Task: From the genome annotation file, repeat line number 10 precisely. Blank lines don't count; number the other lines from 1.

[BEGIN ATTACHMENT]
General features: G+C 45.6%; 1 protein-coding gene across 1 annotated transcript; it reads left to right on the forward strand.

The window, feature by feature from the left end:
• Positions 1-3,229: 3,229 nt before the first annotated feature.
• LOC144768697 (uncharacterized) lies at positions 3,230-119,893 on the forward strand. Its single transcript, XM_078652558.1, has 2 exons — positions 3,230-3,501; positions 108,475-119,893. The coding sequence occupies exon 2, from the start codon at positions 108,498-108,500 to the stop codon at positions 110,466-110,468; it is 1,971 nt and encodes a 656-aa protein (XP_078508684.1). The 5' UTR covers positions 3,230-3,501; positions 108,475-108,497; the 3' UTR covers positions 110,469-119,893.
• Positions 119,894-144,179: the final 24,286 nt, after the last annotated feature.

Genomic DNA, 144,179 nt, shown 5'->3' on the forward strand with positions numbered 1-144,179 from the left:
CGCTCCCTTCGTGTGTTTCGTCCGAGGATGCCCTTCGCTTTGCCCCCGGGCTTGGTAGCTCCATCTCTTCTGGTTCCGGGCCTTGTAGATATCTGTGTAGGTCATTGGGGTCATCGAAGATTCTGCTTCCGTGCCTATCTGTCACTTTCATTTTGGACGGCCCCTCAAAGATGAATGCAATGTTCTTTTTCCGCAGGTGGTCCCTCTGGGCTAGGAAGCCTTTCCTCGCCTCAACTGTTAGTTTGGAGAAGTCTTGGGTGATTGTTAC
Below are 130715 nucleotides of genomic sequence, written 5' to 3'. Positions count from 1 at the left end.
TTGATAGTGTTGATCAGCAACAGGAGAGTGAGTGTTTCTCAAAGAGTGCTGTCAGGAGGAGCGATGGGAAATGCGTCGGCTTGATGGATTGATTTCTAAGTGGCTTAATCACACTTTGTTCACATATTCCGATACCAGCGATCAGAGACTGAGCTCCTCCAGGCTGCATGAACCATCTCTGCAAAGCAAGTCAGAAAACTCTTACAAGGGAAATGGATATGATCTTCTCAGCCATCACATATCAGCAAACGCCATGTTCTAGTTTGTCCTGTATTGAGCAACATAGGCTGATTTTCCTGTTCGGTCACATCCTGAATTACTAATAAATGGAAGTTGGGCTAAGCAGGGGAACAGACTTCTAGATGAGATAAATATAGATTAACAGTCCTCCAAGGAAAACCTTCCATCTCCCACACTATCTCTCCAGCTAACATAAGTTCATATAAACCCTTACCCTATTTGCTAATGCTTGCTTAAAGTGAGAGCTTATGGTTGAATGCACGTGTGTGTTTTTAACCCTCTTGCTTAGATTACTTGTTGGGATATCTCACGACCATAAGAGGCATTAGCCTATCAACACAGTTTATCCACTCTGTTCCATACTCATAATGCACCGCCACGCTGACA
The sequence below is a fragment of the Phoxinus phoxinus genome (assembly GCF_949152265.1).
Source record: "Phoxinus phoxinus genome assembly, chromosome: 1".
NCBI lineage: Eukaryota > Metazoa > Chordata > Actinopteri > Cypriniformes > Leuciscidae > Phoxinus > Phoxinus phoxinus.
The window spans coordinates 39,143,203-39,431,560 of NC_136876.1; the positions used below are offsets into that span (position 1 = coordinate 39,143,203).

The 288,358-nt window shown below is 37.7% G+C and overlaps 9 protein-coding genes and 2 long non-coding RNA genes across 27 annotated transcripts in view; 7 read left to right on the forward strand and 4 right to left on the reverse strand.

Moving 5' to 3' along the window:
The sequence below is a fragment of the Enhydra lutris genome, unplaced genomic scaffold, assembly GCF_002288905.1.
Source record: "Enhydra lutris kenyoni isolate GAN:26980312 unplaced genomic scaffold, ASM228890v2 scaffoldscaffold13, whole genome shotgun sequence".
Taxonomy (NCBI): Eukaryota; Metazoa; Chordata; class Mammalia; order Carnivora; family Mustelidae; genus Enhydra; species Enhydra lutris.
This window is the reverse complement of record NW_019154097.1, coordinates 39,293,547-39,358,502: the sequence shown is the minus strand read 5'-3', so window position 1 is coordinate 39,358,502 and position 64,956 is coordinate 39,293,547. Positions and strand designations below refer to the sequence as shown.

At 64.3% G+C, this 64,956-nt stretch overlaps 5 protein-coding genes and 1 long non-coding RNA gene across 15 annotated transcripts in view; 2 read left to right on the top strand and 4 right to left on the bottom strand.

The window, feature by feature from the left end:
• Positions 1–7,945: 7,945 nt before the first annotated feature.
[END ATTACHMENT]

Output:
The sequence below is a fragment of the Phoxinus phoxinus genome (assembly GCF_949152265.1).